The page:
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J Physiol Sci. 2018 Jul;68(4):307-320. doi: 10.1007/s12576-018-0602-z. Epub 2018 Mar 14.

An explanation for sudden death in epilepsy (SUDEP).

Author information

1
Department of Physiology and Pharmacology, State University of New York Downstate Medical Center, 450 Clarkson Avenue, Brooklyn, NY, 11203, USA. mark.stewart@downstate.edu.
2
Department of Neurology, State University of New York Downstate Medical Center, 450 Clarkson Avenue, Brooklyn, NY, 11203, USA. mark.stewart@downstate.edu.

Abstract

This review traces the examination of autonomic, cardiovascular, and respiratory derangements associated with seizure activity in the clinical and preclinical literature generally, and in the author's animal model specifically, and concludes with the author's views on the potential mechanisms for sudden death in epilepsy (SUDEP). An animal model that employs kainic acid-induced seizures on a background of urethane anesthesia has permitted unprecedented access to the behavior of autonomic, cardiovascular, and respiratory systems during seizure activity. The result is a detailed description of the major causes of death and how this animal model can be used to develop and test preventative and interventional strategies. A critical translational step was taken when the rat data were shown to directly parallel data from definite SUDEP cases in the clinical literature. The reasons why ventricular fibrillation as a cause of death is so rarely reported and tools for verifying that seizure-associated laryngospasm can induce obstructive apnea as a cause of death are discussed in detail. Many details of the specific kinetics of activation of brainstem neurons serving autonomic and respiratory function remain to be elucidated, but the boundary conditions described in this review provide an excellent framework for more focused studies. A number of studies conducted in animal models of seizure activity and in epilepsy patients have contributed information on the autonomic, cardiovascular, and respiratory consequences of seizure activity spreading through hypothalamus and brainstem to the periphery. The result is detailed information on the systemic impact of seizure spread and the development of an understanding of the essential mechanistic features of sudden unexpected death in epilepsy (SUDEP). This review summarizes translation of data obtained from animal models to biomarkers that are useful in evaluating data from epilepsy patients.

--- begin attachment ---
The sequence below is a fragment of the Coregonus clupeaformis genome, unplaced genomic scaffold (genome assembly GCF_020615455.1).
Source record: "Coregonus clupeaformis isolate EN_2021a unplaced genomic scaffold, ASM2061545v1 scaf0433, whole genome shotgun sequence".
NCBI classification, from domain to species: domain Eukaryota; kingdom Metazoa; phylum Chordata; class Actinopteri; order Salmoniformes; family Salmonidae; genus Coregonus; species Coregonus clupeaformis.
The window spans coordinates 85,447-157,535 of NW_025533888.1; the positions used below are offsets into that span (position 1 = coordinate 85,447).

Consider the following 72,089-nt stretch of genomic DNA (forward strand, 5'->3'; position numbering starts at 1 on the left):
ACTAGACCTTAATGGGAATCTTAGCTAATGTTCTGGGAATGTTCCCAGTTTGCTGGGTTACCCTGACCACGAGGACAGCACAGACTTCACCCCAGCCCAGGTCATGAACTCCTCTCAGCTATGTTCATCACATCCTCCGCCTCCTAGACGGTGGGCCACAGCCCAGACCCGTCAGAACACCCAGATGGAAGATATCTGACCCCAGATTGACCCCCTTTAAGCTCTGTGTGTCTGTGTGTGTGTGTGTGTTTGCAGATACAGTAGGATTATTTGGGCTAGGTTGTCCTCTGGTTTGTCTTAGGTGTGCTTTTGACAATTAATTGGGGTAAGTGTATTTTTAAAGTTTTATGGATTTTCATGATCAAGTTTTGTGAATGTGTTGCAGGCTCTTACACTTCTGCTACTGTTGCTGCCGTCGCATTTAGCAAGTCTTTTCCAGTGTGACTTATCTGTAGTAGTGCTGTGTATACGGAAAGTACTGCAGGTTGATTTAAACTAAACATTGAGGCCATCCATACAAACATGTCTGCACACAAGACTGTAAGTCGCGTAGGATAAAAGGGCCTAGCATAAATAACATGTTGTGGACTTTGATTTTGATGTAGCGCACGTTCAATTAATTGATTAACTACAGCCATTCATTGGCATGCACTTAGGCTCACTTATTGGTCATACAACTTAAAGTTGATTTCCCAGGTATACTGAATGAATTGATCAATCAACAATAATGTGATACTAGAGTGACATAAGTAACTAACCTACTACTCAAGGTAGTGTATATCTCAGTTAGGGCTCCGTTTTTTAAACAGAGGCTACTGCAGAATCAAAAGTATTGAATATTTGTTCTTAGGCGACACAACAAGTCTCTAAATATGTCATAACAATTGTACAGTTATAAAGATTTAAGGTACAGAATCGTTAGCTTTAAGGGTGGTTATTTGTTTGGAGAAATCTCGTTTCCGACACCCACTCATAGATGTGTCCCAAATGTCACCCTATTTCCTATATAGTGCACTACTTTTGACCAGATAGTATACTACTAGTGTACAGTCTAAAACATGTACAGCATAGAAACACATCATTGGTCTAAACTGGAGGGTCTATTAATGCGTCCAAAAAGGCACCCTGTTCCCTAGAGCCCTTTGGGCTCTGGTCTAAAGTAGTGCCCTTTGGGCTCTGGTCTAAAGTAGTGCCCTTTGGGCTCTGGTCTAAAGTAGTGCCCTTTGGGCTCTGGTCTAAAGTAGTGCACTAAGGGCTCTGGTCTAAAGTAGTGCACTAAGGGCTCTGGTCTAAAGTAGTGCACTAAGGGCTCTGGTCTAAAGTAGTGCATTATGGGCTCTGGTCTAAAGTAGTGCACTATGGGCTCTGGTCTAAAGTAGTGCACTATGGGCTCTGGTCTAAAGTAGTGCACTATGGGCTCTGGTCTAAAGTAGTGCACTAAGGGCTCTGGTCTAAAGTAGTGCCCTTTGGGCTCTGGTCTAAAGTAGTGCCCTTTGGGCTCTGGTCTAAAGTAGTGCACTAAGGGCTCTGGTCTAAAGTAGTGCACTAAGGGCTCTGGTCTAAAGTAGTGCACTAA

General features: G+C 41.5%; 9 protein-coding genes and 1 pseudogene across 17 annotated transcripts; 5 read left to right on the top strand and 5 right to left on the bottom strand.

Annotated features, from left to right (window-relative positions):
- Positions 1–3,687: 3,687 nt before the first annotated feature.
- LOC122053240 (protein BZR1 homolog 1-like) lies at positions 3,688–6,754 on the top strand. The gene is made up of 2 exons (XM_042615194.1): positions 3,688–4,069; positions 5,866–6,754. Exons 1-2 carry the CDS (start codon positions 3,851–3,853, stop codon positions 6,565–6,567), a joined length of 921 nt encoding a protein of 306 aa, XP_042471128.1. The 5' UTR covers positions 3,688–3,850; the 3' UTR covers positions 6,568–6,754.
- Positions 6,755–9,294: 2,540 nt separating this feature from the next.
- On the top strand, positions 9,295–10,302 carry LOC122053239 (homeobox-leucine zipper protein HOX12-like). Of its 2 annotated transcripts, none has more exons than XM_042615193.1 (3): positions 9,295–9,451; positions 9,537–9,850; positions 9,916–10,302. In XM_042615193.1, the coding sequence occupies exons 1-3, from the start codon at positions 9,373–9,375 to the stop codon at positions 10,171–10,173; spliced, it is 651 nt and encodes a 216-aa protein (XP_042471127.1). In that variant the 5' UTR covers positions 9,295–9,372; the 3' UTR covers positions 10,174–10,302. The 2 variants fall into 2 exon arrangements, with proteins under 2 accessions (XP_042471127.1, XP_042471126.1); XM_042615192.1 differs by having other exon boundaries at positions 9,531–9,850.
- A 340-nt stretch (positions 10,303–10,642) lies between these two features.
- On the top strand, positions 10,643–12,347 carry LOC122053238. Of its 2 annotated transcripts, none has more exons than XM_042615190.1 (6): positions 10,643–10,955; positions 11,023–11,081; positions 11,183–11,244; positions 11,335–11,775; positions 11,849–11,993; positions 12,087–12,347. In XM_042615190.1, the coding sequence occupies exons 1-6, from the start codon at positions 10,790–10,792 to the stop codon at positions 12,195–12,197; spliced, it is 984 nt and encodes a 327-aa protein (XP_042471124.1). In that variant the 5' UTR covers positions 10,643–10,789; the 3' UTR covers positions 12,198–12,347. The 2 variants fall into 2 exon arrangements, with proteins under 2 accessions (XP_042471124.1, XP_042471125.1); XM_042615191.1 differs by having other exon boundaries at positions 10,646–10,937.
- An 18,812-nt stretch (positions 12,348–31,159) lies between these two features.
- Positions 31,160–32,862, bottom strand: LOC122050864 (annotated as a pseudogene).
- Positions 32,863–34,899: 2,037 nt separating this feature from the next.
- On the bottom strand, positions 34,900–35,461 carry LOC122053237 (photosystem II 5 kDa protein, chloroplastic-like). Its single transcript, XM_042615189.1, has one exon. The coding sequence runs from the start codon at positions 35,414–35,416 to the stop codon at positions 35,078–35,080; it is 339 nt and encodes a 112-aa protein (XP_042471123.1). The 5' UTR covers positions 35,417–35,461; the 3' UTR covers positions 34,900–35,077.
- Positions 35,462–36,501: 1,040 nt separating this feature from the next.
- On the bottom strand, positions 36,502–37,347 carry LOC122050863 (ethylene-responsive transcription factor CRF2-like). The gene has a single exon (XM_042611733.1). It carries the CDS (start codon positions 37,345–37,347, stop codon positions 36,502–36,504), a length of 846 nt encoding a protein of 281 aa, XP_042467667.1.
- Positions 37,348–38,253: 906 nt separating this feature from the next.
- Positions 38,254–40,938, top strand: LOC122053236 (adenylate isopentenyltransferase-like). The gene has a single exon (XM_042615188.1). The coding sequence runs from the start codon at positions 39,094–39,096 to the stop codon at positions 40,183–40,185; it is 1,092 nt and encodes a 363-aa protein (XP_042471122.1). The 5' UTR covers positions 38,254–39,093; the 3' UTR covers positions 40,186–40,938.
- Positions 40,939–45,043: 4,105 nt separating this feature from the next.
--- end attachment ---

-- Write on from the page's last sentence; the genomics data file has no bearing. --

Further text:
KEYWORDS:

Laryngospasm; Obstructive apnea; Seizure; Ventricular fibrillation

PMID:
29542031
DOI:
10.1007/s12576-018-0602-z
[Indexed for MEDLINE]

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